I know you weren’t looking for suggestions, that’s just what I saw in the “right now” line of thinking.

    HOWEVER, as a mom of five (2 launched, 3 to go), the main point of your post …. DO NOT WAIT to ENJOY life in your space is 100% right on!!! So glad you have realized this now, and are sharing it with others. :)

    Great post!

  5. jeanie l says:

    great article …i too am in the process of making my home more of a reflection of my tastes .my redo isnt so much renovations since it was built in 2000 but more along the lines of wallpapering and storage ideas .although we added a fireplace .im redoing one room at a time and currently am doing a laundry room makeover on a budget of 35.00 ….wallpaper ,paint and trim .each room will begin only when we have the extra cash in the budget to start it .we dont believe in taking a loan for a redo either .thanks for posting and am looking forward to seeing your new kitchen in the future

    • $35. So impressive! I hope I haven’t run out of patience by the time they get to the kitchen… need to keep my frugal hat on during repairs and updating. :)

  6. Great post on keeping perspective. It’s easy to find ourselves getting caught up in wishing for a different life, but reality is what we have in the here and now. If we keep looking forward and never around us, we miss out on life.

  7. Meredith says:

    I love this post. Congratulations on all the things you have gotten accomplished in your house. Good for you for not hiding. I love that…. having said all that, I can’t wait to see what you do to your kitchen:)

    • I can’t wait to show you the hole in the wall that COULD be storage if it wasn’t above the stairs. It’s really quite comical. I need to get lots of pics before we tear it outta there.

  8. How much do I LOVE this post? And I so admire you for never hesitating to open your home to others. This has been difficult for me, here in the land of professionally designed 4,000+ sq ft homes. What I’ve (very slowly) learned, however, is that, while I may feel “less” because of my humble home, others enter this space and feel “less” because they don’t bake like I do. We all have our insecurities and we need to spend less time looking for where we lack and focusing on all we have/do. :)

    • Such a good point! I have people telling me all the time “I wish I had your life” and I’m looking at myself in my ponytail and track pants, in my smallish old home, thinking… oh, yes! Devoted husband, five pretty awesome (if I do say so myself) kids, and we eat well. It’s all good. ;)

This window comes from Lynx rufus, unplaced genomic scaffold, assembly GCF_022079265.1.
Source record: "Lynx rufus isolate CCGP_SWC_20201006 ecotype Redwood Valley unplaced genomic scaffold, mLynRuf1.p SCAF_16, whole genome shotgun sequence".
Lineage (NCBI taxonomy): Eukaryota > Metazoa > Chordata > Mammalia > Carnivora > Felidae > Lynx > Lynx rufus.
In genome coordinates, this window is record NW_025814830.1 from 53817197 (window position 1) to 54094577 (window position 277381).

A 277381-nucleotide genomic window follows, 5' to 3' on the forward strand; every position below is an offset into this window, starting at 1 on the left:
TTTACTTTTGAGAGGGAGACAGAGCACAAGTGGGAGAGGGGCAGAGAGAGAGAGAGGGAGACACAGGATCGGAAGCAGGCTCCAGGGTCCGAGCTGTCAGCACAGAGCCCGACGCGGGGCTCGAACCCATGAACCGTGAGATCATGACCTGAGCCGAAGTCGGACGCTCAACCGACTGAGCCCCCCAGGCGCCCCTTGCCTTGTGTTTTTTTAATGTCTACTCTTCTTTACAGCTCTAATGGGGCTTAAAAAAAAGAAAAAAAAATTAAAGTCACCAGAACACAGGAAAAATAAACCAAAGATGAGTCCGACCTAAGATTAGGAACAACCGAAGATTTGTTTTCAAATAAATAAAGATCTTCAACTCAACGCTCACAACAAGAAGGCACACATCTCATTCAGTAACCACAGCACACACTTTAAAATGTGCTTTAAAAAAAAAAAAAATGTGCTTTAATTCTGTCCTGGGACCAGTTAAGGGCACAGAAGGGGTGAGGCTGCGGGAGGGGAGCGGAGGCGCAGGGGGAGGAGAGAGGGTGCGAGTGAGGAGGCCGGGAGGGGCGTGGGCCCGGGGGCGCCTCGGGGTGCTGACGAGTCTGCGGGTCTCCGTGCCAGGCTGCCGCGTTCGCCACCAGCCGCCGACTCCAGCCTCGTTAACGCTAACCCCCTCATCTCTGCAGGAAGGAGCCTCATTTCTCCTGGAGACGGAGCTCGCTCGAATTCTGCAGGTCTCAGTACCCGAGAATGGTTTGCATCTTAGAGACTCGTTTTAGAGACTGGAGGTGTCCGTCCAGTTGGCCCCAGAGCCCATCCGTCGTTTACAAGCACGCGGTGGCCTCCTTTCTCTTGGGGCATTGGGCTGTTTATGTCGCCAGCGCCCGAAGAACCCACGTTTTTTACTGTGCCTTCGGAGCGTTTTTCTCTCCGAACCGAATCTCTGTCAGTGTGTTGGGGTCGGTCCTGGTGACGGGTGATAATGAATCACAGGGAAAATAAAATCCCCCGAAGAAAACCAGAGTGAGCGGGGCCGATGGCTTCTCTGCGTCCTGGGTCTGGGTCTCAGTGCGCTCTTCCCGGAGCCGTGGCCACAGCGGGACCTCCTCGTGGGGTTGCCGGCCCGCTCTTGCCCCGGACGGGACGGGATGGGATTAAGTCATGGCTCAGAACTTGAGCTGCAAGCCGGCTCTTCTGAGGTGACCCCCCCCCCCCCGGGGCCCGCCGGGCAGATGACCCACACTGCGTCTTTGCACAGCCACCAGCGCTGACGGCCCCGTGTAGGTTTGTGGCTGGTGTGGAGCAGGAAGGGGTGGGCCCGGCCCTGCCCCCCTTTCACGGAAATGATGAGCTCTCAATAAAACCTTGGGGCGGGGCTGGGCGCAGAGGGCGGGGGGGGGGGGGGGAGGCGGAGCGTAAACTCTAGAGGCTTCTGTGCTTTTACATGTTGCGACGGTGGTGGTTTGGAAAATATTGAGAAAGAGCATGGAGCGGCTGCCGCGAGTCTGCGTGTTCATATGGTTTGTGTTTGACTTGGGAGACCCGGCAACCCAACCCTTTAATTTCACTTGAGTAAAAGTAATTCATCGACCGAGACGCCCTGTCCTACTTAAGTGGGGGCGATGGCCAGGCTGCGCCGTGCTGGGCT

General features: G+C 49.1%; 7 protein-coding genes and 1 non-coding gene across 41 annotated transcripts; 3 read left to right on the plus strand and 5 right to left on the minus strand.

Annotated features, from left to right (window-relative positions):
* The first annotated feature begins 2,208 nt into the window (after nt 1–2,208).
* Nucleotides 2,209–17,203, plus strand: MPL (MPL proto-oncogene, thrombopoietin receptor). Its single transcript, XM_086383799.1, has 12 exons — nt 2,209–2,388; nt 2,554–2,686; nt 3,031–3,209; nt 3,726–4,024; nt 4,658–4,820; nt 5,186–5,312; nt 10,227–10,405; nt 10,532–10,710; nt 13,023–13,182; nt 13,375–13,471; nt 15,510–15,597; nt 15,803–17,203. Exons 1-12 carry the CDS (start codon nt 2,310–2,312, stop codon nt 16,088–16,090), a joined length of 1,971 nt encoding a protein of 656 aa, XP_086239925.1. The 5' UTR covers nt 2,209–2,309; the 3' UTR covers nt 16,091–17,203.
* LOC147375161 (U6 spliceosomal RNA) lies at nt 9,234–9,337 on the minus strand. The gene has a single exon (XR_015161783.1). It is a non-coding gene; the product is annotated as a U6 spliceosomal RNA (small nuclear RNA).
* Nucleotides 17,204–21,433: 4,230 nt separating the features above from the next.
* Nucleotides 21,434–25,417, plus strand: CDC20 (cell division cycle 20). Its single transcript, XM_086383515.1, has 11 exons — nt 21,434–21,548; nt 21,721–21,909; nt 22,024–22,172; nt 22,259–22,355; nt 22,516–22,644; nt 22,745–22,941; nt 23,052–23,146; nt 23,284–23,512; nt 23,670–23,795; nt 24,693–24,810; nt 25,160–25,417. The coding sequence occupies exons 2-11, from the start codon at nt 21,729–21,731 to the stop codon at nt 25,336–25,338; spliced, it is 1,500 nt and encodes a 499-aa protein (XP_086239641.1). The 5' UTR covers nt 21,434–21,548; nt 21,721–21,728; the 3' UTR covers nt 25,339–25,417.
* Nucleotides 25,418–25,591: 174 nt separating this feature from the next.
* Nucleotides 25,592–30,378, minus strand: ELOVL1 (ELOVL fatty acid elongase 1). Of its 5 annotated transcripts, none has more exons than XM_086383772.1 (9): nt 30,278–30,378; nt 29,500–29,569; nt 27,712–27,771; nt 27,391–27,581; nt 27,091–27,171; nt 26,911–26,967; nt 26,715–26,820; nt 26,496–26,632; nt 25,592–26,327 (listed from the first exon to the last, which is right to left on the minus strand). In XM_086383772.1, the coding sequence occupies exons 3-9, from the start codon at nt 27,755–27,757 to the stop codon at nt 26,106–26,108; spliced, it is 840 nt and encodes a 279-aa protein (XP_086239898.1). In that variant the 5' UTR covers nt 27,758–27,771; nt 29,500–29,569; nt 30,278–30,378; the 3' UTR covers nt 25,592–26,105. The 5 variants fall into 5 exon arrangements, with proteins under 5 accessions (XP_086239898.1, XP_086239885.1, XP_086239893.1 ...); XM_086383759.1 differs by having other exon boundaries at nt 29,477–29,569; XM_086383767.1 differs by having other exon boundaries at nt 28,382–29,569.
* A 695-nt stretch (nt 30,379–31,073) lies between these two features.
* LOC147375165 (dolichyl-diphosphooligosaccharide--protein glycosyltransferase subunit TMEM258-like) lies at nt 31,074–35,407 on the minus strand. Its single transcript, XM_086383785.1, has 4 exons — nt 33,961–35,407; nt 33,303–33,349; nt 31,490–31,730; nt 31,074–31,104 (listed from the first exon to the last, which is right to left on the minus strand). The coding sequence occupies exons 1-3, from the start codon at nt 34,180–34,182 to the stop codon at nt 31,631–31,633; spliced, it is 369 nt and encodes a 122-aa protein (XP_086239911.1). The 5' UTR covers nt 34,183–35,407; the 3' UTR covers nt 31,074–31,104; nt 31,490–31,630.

9. As my sister-in-law says, “If you don’t share your hotdogs, you won’t share your steak.”

    It’s tough to stick to the plan when people around you have things nicer, but we know it’s the best way for us. Even if that means we are still living in a trailer.

  10. Good reminder as we look at buying a house that needs so much updating. I can live with the ugly and keep dreaming…

  11. Love, love, love this post!! Another thing I always think to myself when making do…..when I finally get what we have been saving for, I will appreciate it even more than I would have had we been able to get it without waiting!! We just paid to have our 16 year old car fixed, hated spending that money, yet so thankful that it is still hanging in there. Our goal is to get out of debt and have money saved to get a new to us car before we replace it… slowly buy surely… :)

  12. First of all, woohoo on having a paid for home! That is awesome! I love that you open your home to people and gatherings even though your kitchen is not quite perfect. Your house seems homey and I think that is what draws people in and makes them feel comfortable. I have also tried to take your approach and host gatherings and have company even though our house is small and “lived in”. Loved this post!

  13. Thanks for the link!

    And boy, do I understand. I have to fight so hard against the “What’s the Point?” attitude when I don’t love a space.

    But oh my word . . . it’s paid for!!! Go you!

  14. This post is a blessing to me! Thanks for your honesty. We are blessed with more than I could have ever imagined for my family and home but it seems that there is just so much pressure to have MORE and do MORE and be MORE when all I want to do is love my hubby and kids and make memories. I hate that the pressure sometimes gets to me. I want to be an example of gratitude and simple living amongst all of this excess. I will keep on working toward that goal. Thanks again.

  15. Love this post, Amy:)

    I have a WTF were they thinking kitchen, it drives me nuts. Last year, we saved up enough to pay cash for a new dishwasher. We had been without a working one for 2 years and I was really looking forward to replacing it. Well come to find out the the cord was drywalled in. No way to unplug the stinking thing without having to do a kitchen re-model:( So I’m still without a working dishwasher.

    Whenever, I get annoyed with the house we live in, I remind myself of all the great things that happen in this house: family dinners, baby showers, and even a wedding reception every once in awhile…..

  16. You are so right! Saving and paying cash for a redo will be so worth the wait! I can’t wait to see what you guys come up with this summer!

    • You know what? My accountant scolded me and told me “take out a loan” because the money we have saved is making more interest than a loan would cost, so we’d be losing out on income if we paid cash. Of course, that could change… but still. Wow! (So yes, we’re planning to take the loan but ONLY because we have the cash making interest.)

  17. You always inspire me. I live in a similar size home, also with only one bathroom, an ugly kitchen, in a small town (which we love), and with one less kid than you. You have such a good attitude about it, and that’s awesome that you’ve paid it off already. That’s got to go a long way towards being happy with your house. That’s how I feel about our cars. They’re old and quirky, but we paid cash.

  18. Melissa S. says:

    Amy – I love this post. You have put what matters as most important – your family, having people over despite imperfection – and I admire that more than any kitchen you might find in a magazine. Thanks for the reminder…and your honesty.